“In 1967, I bought a house in an entirely black neighborhood in the South End of Boston with my lesbian partner,” she wrote. Middle-class African-American families along the street welcomed Dr. Hoffman and her partner “and apparently couldn’t have cared less that we were lesbians.” Dr. Hoffman met an older lesbian couple and was impressed at how their congregation comforted the survivor after one died: “Most white churches in that time would not even have considered being open to GLBT people,” she wrote. Still, Dr. Hoffman kept her sexual orientation secret at work until 1978, when she was in line to become a Department of Mental Health area director. She told her boss she was a lesbian and that she wouldn’t take the job “if that was a problem,” she recalled in 1991. “He said, ‘It’s not a problem.’ But his voice went up an octave.”

In the South End, she helped launch the Worcester Street Community Garden and she was an organizer of the Lesbian Alumnae of Radcliffe College, a precursor to the current Harvard Gender & Sexuality Caucus. She also helped found and served on the board of The Open Gate, a nonprofit that funds sexual orientation scholarship, and she was among the advocates who pushed Harvard to include sexual orientation in its antidiscrimination policies. While at Radcliffe and secretive about being a lesbian, “I figured I’d be thrown out of school if anyone found out,” she said in the 1991 interview. “If someone had told me that, 25 years later, I’d be meeting with the president of Harvard about sexual orientation discrimination, I’d have said, ‘Lie down until the fever subsides.’ ”

After her career in mental health, she became a full-time activist, volunteering with the Massachusetts Gay and Lesbian Political Caucus, the Bay State Stonewall Democrats, the Ward 4 Democrats, and the state Democratic Committee. “She always wanted to get people at the table,” said Tim H. Davis, a former South End neighbor who considered Dr. Hoffman a political mentor. “Every time she found out there was a new neighbor on the street, she would show up with voter registration forms.” Her brownstone was a gathering place where volunteers addressed envelopes and where she held rallies. “She would stuff 150 people in there for a fund-raiser,” said David Gearhart, a friend from her community garden work. “If it was a cause she believed in.” Dr. Hoffman often summoned friends to political action by leaving distinctive, detailed phone messages, Cherry said. “It was a completely organized, multi-paragraph message. Then she’d get to the end and, almost as if she was writing a letter, she’d say, ‘love, Barbara.’ It was such a trademark.”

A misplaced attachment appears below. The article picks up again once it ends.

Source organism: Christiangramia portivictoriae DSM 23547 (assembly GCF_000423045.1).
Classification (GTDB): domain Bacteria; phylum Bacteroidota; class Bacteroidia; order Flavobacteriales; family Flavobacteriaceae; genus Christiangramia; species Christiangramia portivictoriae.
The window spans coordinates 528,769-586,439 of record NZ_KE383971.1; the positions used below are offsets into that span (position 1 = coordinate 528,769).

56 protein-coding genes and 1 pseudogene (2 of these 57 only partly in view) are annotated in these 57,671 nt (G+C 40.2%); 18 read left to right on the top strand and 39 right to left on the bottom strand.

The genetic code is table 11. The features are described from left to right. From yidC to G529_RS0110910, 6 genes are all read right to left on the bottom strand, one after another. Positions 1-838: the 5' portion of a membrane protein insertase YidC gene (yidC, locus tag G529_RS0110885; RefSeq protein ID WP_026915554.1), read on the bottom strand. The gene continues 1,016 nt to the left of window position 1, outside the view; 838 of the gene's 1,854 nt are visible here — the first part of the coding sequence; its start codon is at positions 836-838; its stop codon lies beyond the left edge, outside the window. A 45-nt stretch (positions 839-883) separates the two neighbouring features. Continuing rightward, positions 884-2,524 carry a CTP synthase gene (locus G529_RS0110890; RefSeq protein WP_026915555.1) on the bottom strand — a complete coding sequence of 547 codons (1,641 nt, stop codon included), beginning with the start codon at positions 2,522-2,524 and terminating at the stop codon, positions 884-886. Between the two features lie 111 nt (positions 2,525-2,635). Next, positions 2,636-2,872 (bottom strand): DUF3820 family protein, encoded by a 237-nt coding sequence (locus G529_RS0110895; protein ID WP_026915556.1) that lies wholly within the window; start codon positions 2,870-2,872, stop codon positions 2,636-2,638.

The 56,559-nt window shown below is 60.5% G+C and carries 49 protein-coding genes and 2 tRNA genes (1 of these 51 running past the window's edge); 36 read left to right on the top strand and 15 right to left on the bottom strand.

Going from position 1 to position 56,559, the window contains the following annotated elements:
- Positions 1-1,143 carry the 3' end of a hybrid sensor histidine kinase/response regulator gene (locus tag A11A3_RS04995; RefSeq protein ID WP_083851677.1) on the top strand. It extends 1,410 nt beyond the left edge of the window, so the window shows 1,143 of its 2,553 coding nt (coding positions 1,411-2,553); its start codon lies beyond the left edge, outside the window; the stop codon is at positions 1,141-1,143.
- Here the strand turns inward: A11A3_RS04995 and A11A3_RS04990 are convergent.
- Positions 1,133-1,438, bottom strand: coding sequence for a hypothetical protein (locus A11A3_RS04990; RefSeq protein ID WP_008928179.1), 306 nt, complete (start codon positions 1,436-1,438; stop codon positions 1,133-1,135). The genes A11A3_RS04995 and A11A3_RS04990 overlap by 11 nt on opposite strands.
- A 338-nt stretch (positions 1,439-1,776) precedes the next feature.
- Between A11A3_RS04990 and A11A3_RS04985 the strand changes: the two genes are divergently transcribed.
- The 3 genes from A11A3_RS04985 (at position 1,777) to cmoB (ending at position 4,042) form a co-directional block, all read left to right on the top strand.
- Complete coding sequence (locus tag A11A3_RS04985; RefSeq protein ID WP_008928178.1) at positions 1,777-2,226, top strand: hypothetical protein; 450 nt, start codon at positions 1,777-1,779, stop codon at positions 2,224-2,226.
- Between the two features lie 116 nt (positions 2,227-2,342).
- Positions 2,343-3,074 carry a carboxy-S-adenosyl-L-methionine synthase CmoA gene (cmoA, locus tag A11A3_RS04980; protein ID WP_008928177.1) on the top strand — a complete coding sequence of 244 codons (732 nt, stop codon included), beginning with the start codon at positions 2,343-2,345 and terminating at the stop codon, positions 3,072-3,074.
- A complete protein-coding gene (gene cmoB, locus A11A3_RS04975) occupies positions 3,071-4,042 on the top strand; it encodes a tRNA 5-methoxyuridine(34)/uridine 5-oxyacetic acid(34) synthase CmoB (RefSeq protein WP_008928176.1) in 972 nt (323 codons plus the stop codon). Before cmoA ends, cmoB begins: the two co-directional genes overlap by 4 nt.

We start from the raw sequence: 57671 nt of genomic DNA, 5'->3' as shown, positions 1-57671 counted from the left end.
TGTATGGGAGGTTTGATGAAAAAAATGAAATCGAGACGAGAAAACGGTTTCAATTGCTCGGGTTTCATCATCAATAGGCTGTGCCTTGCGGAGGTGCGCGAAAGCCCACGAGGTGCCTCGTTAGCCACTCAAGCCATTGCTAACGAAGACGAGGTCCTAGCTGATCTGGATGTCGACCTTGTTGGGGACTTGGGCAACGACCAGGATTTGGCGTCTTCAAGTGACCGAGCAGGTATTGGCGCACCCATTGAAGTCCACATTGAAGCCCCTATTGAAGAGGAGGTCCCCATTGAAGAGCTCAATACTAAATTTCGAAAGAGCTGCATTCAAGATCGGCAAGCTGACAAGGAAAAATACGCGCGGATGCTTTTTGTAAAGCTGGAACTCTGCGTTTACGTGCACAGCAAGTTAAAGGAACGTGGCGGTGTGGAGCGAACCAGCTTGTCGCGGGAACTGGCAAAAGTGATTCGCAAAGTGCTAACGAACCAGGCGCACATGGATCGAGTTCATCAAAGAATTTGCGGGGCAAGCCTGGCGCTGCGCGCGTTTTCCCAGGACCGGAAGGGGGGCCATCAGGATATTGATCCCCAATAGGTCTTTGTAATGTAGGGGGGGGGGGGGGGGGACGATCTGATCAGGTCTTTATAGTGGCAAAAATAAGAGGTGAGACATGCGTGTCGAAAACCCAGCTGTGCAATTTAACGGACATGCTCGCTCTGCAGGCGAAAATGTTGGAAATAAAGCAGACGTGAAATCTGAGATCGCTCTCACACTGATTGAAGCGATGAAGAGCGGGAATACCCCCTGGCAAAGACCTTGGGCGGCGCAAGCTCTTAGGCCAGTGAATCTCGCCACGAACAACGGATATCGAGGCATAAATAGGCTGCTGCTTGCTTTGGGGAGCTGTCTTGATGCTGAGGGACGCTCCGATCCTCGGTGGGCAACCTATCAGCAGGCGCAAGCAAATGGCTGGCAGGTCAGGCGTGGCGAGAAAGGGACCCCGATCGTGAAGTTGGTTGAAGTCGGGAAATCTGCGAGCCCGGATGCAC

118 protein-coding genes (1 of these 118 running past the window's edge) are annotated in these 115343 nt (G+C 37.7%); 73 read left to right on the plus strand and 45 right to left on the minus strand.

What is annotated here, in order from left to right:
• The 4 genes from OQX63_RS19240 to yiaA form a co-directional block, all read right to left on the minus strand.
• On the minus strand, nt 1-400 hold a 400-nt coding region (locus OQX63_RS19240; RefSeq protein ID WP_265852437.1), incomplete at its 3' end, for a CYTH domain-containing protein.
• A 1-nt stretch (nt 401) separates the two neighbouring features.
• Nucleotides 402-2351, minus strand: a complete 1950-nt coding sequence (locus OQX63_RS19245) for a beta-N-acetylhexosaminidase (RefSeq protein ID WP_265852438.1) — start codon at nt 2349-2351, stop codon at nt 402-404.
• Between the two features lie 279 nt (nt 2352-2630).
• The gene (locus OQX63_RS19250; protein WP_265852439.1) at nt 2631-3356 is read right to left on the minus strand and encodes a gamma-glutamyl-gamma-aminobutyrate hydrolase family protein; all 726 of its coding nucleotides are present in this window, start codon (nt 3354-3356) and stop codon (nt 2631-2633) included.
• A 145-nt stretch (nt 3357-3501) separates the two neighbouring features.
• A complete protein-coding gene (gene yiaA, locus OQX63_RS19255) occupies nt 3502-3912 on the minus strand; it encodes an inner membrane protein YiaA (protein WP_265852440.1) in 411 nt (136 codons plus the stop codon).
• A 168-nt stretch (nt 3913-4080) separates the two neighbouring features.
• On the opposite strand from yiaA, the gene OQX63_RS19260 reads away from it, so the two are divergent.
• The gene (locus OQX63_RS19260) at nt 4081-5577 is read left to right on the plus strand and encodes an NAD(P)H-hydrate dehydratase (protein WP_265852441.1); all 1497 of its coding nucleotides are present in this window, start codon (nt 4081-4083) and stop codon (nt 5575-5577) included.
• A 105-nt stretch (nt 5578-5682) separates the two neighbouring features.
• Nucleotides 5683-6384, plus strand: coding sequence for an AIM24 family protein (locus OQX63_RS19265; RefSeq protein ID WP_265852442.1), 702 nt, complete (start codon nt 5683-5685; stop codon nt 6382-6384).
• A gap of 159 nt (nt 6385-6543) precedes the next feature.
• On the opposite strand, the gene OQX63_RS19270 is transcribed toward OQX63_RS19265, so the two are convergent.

Dr. Hoffman died of a circulatory ailment April 3, 2015, in Brigham and Women’s Hospital. She was 82 and had lived for nearly half a century in a South End brownstone. “Barbara was quite a presence,” said Elyse Cherry, CEO of Boston Community Capital, who formerly chaired the same-sex marriage advocacy organization MassEquality. “For kids coming of age today, they have a sense of it always being like this. It has been the commitment of an enormous amount of people over the decades who made this instantaneous change happen, and Barbara was an enormous part of making that change occur.”

My published books:/p>

See my published books